I have 30 titles in this section:
– 15 novels/novellas (Bellow, Gaddis, Kerouac, Burroughs, Nabokov, Updike, Smart, Richler, etc.)
– 7 collections of poetry (Rukeyeser, Ginsberg, Bishop, Cohen, etc.)
– 4 plays (Miller, Albee, Hansberry)
– 3 pieces of literary criticism (Ihab Hassan and others)
– 1 collection of short stories (Salinger)
The first title on the list is the sequence of poems “The Book of the Dead” (1938) from American poet Muriel Rukeyeser’s Collected Poems. This is a title I am required to close read. So this post will be a bit longer than the others.
Muriel Rukeyser (1913-1980) was a second generation American-Jew. Like many of the more formidable poets and authors coming out of the United States after the war, Rukeyser was Ivy-bred and well educated. She attended private school before matriculating at the prestigious and exclusive Vassar College just shy of her eighteenth birthday. And she later went on to study at Columbia University, publishing her first book of poetry in 1934.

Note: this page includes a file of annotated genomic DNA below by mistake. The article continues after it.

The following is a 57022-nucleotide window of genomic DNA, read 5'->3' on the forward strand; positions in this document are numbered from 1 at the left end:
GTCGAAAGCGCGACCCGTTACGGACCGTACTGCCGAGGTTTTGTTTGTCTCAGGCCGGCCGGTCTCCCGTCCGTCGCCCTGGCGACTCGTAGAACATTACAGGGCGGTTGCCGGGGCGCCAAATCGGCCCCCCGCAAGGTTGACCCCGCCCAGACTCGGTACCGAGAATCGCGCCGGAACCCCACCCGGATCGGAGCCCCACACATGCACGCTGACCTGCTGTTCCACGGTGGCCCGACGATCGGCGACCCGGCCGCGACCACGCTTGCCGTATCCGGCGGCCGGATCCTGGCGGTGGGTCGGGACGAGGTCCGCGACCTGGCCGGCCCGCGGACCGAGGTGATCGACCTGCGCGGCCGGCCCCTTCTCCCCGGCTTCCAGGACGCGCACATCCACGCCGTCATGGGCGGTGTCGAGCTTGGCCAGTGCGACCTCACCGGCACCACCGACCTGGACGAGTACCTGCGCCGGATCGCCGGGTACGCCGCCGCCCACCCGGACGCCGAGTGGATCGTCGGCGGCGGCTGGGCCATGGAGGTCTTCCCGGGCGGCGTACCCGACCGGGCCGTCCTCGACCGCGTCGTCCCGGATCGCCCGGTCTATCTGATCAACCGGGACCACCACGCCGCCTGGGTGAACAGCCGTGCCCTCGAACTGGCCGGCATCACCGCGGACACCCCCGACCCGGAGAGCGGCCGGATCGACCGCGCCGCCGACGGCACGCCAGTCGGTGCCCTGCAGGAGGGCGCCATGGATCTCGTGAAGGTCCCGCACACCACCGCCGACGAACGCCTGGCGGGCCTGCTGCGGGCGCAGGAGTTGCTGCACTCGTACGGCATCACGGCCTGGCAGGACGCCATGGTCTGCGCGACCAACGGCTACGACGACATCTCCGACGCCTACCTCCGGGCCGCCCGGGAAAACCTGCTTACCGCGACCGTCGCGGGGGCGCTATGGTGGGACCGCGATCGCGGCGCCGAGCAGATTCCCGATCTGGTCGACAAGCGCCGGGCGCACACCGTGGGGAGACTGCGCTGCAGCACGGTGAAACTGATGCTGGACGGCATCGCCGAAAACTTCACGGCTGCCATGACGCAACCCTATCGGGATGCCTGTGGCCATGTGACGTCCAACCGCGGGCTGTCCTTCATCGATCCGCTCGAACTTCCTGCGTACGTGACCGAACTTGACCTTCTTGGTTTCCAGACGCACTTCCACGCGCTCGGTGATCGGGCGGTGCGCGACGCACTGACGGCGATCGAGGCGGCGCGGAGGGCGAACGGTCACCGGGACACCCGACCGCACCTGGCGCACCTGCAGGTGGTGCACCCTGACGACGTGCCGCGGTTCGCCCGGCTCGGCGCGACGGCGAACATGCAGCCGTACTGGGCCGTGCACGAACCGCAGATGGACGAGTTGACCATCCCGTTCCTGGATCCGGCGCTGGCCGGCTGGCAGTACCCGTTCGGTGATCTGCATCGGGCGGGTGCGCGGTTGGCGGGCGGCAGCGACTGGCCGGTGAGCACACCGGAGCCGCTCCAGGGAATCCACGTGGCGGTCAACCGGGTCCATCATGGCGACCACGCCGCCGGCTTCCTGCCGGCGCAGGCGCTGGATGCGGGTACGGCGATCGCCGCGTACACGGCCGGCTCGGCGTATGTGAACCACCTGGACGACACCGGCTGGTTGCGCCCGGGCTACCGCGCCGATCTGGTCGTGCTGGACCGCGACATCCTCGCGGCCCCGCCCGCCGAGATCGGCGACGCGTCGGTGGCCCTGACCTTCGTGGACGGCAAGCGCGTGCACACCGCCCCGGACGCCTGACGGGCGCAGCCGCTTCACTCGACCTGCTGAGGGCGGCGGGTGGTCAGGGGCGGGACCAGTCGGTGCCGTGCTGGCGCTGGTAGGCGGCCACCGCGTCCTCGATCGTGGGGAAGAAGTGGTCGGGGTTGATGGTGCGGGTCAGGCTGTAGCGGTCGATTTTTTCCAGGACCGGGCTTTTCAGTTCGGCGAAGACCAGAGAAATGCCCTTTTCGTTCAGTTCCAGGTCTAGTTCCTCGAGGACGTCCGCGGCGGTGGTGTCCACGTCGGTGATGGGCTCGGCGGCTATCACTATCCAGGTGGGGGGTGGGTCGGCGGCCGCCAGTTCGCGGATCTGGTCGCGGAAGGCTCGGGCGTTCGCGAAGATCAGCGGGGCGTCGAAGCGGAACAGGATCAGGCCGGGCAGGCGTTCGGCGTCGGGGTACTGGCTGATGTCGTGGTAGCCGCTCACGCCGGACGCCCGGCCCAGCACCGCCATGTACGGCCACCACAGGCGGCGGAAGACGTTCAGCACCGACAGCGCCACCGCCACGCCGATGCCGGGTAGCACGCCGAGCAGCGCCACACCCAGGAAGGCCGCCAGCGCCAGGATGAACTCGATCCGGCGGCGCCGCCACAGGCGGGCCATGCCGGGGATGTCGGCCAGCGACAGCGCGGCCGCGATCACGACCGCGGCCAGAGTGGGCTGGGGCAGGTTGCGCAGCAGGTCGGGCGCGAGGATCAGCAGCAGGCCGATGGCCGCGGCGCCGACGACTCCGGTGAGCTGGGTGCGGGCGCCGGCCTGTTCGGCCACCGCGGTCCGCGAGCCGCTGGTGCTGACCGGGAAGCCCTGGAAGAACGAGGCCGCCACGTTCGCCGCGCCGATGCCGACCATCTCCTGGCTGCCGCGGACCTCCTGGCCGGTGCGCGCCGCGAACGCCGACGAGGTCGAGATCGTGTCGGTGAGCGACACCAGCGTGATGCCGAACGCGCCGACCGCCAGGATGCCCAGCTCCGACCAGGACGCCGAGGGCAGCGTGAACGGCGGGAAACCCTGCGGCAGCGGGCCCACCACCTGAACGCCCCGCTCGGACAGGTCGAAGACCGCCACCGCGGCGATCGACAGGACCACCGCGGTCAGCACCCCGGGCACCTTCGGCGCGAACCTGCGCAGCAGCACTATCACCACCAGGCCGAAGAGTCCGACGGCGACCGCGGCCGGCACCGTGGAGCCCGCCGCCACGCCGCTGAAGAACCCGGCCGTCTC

A bit of an idealist and a strident feminist, Rukeyser’s poems fused together politics and poetics into a swirling gyre of activism, eroticism, hope, regret, shame, gratuity, whimsy, and humanity. Her work put political pressure on the value of poetry to catalyze social change, to become something more than an art object while still maintaining the right tenor of imagination and creativity. She was obscure, erratic, complicated, risky, unusual, moralistic, and sentimental.